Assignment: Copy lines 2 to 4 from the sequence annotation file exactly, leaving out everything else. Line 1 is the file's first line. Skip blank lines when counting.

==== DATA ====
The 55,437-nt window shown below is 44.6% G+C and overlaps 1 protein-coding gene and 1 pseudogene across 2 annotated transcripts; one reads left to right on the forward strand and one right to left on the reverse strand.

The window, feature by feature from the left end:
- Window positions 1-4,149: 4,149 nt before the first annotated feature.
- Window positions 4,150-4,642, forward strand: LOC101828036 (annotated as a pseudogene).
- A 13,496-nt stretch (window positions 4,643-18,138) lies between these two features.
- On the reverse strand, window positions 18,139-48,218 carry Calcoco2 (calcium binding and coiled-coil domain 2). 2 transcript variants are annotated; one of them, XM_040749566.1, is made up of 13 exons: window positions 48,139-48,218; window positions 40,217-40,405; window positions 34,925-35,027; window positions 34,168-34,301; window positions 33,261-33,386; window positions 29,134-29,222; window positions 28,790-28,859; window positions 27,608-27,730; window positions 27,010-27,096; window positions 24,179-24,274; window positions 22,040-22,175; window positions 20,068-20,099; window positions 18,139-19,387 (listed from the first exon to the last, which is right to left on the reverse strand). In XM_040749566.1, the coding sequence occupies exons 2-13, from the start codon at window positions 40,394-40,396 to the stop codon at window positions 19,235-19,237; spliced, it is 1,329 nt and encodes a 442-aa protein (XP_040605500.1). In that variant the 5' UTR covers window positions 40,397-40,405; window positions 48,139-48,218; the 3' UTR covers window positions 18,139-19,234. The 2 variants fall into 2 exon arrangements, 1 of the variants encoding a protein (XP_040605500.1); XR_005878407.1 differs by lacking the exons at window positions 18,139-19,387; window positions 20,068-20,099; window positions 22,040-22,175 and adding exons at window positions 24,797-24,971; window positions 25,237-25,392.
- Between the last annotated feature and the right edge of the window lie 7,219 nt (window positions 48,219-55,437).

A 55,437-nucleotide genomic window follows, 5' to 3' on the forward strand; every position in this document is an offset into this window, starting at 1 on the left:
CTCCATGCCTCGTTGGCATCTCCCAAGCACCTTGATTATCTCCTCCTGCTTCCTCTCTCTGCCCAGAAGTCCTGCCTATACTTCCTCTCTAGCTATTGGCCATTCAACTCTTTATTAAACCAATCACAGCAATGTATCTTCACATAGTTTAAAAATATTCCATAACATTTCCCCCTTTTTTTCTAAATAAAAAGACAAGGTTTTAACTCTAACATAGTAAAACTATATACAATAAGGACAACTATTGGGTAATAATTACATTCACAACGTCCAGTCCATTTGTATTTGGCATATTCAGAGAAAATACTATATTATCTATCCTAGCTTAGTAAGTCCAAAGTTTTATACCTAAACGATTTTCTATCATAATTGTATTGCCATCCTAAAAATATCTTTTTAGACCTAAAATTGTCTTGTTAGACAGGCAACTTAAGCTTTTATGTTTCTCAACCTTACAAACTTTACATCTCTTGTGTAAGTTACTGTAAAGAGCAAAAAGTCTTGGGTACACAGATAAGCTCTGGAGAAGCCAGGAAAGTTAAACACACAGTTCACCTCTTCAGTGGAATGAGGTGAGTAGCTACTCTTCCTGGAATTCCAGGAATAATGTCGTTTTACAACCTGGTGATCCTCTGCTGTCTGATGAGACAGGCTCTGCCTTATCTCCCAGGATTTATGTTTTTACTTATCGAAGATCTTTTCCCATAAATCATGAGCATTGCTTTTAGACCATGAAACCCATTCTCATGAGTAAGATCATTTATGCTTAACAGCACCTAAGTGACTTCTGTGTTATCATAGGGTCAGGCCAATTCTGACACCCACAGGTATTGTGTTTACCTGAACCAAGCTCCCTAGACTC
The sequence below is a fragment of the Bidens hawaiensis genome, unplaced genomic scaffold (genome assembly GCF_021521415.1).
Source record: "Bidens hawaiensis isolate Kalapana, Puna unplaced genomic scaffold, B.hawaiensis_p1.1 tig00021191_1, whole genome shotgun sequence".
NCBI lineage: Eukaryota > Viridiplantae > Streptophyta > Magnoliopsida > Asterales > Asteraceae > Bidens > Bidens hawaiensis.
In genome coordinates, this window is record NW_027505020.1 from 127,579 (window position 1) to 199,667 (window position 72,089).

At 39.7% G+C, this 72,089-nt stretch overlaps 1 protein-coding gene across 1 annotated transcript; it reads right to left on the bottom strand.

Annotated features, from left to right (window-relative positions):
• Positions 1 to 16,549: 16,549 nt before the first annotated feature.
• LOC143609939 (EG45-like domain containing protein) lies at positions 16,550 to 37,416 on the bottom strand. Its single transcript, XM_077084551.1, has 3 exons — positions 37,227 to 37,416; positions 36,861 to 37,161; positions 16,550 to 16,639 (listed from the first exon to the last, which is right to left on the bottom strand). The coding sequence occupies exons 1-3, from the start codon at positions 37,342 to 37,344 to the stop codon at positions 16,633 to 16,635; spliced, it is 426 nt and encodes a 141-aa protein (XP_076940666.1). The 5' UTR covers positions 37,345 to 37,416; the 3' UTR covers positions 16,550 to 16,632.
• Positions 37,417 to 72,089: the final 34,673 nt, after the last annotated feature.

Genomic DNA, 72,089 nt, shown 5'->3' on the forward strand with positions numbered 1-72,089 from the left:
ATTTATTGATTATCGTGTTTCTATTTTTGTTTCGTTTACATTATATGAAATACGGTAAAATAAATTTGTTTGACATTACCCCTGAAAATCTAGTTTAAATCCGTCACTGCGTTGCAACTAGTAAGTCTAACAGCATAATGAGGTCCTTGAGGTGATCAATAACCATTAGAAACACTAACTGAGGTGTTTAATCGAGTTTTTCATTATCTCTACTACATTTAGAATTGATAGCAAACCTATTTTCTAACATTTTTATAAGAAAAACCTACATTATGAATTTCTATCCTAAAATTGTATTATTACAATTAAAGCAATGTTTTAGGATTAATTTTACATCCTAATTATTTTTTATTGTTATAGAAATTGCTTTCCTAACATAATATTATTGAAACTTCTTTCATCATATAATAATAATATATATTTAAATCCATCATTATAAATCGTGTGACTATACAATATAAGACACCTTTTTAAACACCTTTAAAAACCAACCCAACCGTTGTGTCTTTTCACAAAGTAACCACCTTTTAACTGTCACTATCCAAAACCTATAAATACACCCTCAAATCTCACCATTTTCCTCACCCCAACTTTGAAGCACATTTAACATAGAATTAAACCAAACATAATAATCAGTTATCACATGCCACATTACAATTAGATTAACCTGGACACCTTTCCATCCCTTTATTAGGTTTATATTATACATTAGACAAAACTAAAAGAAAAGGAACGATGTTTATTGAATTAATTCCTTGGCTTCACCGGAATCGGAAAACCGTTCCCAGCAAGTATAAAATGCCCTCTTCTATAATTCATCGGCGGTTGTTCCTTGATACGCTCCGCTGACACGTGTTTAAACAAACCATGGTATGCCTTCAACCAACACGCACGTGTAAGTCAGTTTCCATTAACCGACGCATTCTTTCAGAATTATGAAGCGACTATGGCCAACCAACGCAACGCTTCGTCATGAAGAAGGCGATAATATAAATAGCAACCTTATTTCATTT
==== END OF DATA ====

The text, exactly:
The window, feature by feature from the left end:
- Window positions 1-4,149: 4,149 nt before the first annotated feature.
- Window positions 4,150-4,642, forward strand: LOC101828036 (annotated as a pseudogene).